Arthritis in Senior Dogs
Signs and Treatment

You might have noticed your older dog slowing down in recent years. Maybe he is playing less and sleeping more. Although this might seem normal for an aging canine, arthritis could be to blame.

Senior Dog in a Park with arthritis

What Is Arthritis?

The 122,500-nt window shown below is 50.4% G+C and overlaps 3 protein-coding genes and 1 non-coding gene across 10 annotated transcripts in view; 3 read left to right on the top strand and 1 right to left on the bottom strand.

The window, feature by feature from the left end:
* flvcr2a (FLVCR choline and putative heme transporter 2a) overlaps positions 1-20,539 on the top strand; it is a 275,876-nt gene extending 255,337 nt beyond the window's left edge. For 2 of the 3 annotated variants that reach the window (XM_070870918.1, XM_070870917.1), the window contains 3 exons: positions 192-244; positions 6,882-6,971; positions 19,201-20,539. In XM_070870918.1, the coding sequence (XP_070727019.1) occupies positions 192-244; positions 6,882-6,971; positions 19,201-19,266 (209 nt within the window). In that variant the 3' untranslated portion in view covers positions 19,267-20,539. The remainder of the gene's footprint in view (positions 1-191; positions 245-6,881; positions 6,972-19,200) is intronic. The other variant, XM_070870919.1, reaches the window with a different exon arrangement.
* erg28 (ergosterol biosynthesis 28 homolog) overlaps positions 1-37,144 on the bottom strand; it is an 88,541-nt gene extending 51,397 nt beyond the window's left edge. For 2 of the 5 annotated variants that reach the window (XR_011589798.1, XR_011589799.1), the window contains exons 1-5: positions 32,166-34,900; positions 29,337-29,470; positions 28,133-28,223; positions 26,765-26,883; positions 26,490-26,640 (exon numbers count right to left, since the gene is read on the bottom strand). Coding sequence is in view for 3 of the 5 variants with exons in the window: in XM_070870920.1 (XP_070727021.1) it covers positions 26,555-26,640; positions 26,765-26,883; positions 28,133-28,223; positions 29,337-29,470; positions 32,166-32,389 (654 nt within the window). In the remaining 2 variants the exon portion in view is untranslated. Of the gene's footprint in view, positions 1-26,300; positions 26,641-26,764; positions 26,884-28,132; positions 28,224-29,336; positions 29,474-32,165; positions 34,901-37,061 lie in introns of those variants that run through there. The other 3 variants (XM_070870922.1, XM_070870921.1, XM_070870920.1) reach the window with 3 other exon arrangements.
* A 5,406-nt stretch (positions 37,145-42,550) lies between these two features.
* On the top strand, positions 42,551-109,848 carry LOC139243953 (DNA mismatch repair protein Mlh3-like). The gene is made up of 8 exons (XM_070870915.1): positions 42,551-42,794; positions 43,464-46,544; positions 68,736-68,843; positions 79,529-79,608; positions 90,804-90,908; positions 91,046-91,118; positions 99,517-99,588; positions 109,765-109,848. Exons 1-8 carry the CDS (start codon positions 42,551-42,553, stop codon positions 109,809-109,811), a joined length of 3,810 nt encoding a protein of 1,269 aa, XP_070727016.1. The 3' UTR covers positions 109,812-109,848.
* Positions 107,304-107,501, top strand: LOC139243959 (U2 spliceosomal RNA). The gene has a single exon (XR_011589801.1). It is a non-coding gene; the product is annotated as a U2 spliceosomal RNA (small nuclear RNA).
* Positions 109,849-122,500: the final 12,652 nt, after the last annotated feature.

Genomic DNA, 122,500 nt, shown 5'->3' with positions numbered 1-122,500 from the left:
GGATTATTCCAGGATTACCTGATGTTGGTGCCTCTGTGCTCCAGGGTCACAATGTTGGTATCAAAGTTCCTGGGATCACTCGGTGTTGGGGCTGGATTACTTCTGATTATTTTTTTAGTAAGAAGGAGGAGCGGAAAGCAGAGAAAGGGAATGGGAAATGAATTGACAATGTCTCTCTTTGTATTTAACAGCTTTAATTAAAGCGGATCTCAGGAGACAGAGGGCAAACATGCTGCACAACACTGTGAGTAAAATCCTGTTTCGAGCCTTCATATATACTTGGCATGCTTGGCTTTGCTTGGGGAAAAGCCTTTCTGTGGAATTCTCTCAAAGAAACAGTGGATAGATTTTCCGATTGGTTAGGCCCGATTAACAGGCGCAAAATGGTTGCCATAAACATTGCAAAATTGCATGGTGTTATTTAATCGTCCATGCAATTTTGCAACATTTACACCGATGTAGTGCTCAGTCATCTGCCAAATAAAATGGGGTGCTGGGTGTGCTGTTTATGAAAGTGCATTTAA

There are several different types of arthritis that can affect dogs, but the most common is osteoarthritis — also known as degenerative joint disease. This condition can affect up to one out of five adult dogs. Aging is a definite contributor to the development of osteoarthritis, but there are other factors as well, such as old injuries, metabolic disorders, like diabetes, and obesity. As dogs age, the cartilage in their joints begins to thin. This cartilage serves to cushion and protect the bones in the joint, and if it thins too much, the bones can rub against each other and break down. The resulting friction causes pain and loss of mobility. Inflammation in the joint capsule can also lead to the development of extra bony growths, known as spurs. Any joint in your dog’s body can be affected by osteoarthritis, but the most common locations are the hips, elbows, knees, wrists, shoulders, ankles, and lower back.